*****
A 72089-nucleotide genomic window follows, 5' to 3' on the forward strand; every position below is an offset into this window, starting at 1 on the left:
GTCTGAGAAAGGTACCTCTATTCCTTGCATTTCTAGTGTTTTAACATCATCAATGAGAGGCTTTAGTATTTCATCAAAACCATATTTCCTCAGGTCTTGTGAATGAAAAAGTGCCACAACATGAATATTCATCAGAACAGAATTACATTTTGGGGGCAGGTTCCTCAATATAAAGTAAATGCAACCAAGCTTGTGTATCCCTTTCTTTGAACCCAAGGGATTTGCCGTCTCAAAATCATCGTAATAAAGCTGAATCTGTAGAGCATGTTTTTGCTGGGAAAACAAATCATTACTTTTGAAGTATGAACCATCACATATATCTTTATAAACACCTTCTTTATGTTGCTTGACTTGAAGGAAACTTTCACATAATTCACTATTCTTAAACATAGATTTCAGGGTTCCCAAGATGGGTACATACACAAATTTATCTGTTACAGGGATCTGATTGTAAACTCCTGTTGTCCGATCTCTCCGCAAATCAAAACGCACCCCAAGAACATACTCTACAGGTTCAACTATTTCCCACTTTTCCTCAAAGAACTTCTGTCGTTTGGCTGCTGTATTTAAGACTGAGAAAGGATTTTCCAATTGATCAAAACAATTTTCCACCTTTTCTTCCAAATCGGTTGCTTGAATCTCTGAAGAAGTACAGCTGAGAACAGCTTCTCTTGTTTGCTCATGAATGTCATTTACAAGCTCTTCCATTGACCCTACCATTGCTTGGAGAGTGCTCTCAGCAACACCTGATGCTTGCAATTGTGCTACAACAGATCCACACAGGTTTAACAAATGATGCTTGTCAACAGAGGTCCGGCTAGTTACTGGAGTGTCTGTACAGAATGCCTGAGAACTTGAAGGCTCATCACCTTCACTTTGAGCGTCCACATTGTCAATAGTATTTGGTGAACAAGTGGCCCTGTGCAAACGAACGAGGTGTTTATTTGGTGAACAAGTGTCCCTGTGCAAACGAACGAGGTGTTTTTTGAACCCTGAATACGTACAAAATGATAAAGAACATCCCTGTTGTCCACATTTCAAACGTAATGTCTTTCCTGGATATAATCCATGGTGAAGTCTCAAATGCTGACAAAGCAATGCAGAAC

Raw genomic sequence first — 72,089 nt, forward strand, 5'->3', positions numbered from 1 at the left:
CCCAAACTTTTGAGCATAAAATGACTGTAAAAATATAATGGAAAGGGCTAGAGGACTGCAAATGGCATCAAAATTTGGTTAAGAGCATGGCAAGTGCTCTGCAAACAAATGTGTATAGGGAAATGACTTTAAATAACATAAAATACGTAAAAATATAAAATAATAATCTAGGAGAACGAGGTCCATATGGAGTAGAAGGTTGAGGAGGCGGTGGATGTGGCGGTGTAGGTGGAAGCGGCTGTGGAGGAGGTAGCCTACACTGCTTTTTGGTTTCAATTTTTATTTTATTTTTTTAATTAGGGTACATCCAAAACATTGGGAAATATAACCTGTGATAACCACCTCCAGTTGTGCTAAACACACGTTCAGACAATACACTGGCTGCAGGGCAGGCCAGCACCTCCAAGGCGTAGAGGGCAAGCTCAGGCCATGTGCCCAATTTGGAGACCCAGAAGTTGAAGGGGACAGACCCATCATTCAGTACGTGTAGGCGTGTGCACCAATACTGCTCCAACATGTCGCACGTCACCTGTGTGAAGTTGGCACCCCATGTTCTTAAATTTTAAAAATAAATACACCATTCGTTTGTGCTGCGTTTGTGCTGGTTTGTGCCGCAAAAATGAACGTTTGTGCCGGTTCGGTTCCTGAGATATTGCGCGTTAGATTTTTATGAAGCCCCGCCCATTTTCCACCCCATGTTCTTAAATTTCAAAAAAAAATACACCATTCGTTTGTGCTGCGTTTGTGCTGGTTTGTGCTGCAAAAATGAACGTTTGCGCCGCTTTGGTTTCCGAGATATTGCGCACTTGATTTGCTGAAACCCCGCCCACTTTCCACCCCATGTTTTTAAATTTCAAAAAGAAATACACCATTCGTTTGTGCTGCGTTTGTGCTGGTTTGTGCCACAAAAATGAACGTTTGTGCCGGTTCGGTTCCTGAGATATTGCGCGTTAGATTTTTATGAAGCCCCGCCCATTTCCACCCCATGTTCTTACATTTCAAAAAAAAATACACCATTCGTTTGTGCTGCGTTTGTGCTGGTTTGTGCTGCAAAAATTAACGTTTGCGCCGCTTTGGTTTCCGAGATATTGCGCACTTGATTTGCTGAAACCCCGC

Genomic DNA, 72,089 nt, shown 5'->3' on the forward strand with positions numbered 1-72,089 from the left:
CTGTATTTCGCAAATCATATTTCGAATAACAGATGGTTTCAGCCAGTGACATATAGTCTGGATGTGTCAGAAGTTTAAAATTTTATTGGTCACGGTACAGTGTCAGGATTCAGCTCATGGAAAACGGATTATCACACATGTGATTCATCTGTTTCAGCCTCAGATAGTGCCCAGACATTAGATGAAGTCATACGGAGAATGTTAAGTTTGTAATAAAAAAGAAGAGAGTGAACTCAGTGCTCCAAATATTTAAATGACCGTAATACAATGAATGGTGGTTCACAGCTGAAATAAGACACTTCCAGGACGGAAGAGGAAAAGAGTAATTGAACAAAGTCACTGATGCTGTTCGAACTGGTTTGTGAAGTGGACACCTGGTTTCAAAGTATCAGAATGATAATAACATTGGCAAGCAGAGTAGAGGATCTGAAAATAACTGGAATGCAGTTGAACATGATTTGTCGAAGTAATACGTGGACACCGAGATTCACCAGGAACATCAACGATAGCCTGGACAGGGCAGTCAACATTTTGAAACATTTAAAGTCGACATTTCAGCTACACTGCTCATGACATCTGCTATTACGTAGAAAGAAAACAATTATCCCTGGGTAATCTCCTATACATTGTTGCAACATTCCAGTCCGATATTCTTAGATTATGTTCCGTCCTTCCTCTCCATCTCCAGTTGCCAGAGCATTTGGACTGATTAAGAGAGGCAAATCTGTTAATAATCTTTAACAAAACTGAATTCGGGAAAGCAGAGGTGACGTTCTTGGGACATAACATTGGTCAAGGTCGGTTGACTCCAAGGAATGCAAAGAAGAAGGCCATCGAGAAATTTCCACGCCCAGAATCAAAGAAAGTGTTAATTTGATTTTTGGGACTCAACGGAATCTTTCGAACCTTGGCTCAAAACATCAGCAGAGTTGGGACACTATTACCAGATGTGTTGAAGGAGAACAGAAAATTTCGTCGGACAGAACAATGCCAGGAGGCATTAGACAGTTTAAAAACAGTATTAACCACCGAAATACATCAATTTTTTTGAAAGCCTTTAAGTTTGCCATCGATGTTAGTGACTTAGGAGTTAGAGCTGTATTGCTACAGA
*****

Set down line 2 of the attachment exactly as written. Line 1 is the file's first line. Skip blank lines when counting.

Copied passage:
GTCTGAGAAAGGTACCTCTATTCCTTGCATTTCTAGTGTTTTAACATCATCAATGAGAGGCTTTAGTATTTCATCAAAACCATATTTCCTCAGGTCTTGTGAATGAAAAAGTGCCACAACATGAATATTCATCAGAACAGAATTACATTTTGGGGGCAGGTTCCTCAATATAAAGTAAATGCAACCAAGCTTGTGTATCCCTTTCTTTGAACCCAAGGGATTTGCCGTCTCAAAATCATCGTAATAAAGCTGAATCTGTAGAGCATGTTTTTGCTGGGAAAACAAATCATTACTTTTGAAGTATGAACCATCACATATATCTTTATAAACACCTTCTTTATGTTGCTTGACTTGAAGGAAACTTTCACATAATTCACTATTCTTAAACATAGATTTCAGGGTTCCCAAGATGGGTACATACACAAATTTATCTGTTACAGGGATCTGATTGTAAACTCCTGTTGTCCGATCTCTCCGCAAATCAAAACGCACCCCAAGAACATACTCTACAGGTTCAACTATTTCCCACTTTTCCTCAAAGAACTTCTGTCGTTTGGCTGCTGTATTTAAGACTGAGAAAGGATTTTCCAATTGATCAAAACAATTTTCCACCTTTTCTTCCAAATCGGTTGCTTGAATCTCTGAAGAAGTACAGCTGAGAACAGCTTCTCTTGTTTGCTCATGAATGTCATTTACAAGCTCTTCCATTGACCCTACCATTGCTTGGAGAGTGCTCTCAGCAACACCTGATGCTTGCAATTGTGCTACAACAGATCCACACAGGTTTAACAAATGATGCTTGTCAACAGAGGTCCGGCTAGTTACTGGAGTGTCTGTACAGAATGCCTGAGAACTTGAAGGCTCATCACCTTCACTTTGAGCGTCCACATTGTCAATAGTATTTGGTGAACAAGTGGCCCTGTGCAAACGAACGAGGTGTTTATTTGGTGAACAAGTGTCCCTGTGCAAACGAACGAGGTGTTTTTTGAACCCTGAATACGTACAAAATGATAAAGAACATCCCTGTTGTCCACATTTCAAACGTAATGTCTTTCCTGGATATAATCCATGGTGAAGTCTCAAATGCTGACAAAGCAATGCAGAAC